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From: John De Armond
Newsgroups: rec.outdoors.rv-travel
Subject: Re: Honda EU2000 and ceramic heat combo OK?
Message-ID: <>
Date: Sat, 07 Dec 2002 14:55:22 -0500

On Sat, 07 Dec 2002 09:54:39 -0600, Allan <> wrote:

>>Unless you set the generator some distance from your truck and run a cord
>>you're probably going to have more exposure to CO from the engine than you
>>ever would with a ventless or catalytic heater.  I know because I tested it,
>>that the Coleman Black Cat catalytic heater produces essentially zero (below
>>detectable with my equipment) CO.  It makes 6k BTU which is a little more than
>>a ceramic heater.
>But do you sleep safely with the Black Cat & CO detector running and
>window cracked? I'm not arguing just asking because I like safety.

I'm not one of those folks who goes to extremes so I simply run the black cat,
have a CO detector and sleep very well.  I did test the Black Cat to determine
that it makes essentially no CO.  I don't open a window simply because my rig
has sufficient air infiltration to keep it nice and fresh.  So does my mom's
MH and I suspect so do most of 'em.  A cold draft on the floor is a good clue

>Now I actually have thought about the CO from the generator engine
>getting into the truck. I considered a generator storage box under the
>floor, even running it in there but the exhaust would rise and enter
>and fill the truck! Could I pipe it out and up safely? Lots of issues
>I know. Brazed, welded or threated pipe fittings I think. Out and up
>where exactly? What do enclosed generator rigs do?  All that truck
>engine exhaust just vents down low at the rear. That doesn't kill
>anyone sitting at idle, though sleeping in an idling vehicle is

In my Itasca the generator box is a heavy steel box that is completely sealed
from the passenger compartment.  The bottom and one side are open to cooling
air.  Even the wire penetration is caulked.  The exhaust is run out the back
of the rig past the bumper.  On my mom's rig, the generator is slung low on a
steel frame but no box.  The exhaust simply exits the body right behind the
driver's side door.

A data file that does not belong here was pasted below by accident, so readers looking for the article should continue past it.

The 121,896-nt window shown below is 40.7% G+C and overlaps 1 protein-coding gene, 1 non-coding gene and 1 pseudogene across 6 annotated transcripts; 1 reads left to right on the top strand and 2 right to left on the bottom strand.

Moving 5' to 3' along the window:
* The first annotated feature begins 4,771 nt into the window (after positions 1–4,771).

Both setups work.  I've never seen more than a 10 ppm reading inside the rig
from either setup.  I HAVE seen higher readings from the furnace and much
higher readings from the cook stove.  I was in my rig last night and it was
cold enough that both the ceramic heater and the Hydroflame had to run a lot.
This morning I had a peak reading of 17 ppm on the NightHawk.  This was an
extremely calm night when a heavy blanket of frost settles.  Probably worst

When I use my stove I run the Maxxair fan in the bathroom.  This pulls air
from the stove across the NightHawk.  It's not unusual to see 200 ppm or more
after boiling water for coffee.

Point I'm making is, you simply can't rely on rules of thumb.  Relatively
minor changes in ambient conditions can greatly change the CO level in an
enclosed space like an RV or pickup shell.  The only reasonably safe (I'm
beginning to hate that word) method is to have a good CO detector and then
take reasonable precautions.  Set the genny away from the truck.  Or if you
mount it on the truck, seal it airtight from the living spaces and pipe the
exhaust outward, preferably pointing away from the rig so that inertia can
carry it farther away.

>Agreed. Cheap insurance. Got one already. The 12v direct is a good
>idea. Little RC filter for transient protection? Perhaps you didn't
>put it on the starting battery circuit like I'm thinking of.

I opened the thing up and analyzed the circuit.  It looks fairly robust, with
a full wave bridge and then a surge suppressor on the incoming line.  I put no
protection on it.  It's on the house battery which is connected to the
cranking battery when underway and which cranks the genny.  No problems so
far.  Of course, NightHawk would have a shitfit at this mod, I'm sure, but it
works for me.  If you wanted some isolation, one of those tiny 120 volt
inverters meant to power laptops would do the trick.


From: John De Armond
Newsgroups: rec.outdoors.rv-travel
Subject: Re: CO Detectors revisited again
Date: Thu, 02 Jun 2005 01:34:21 -0400
Message-ID: <>

On Wed, 1 Jun 2005 18:08:21 -0400, "Steve Wolf" <> wrote: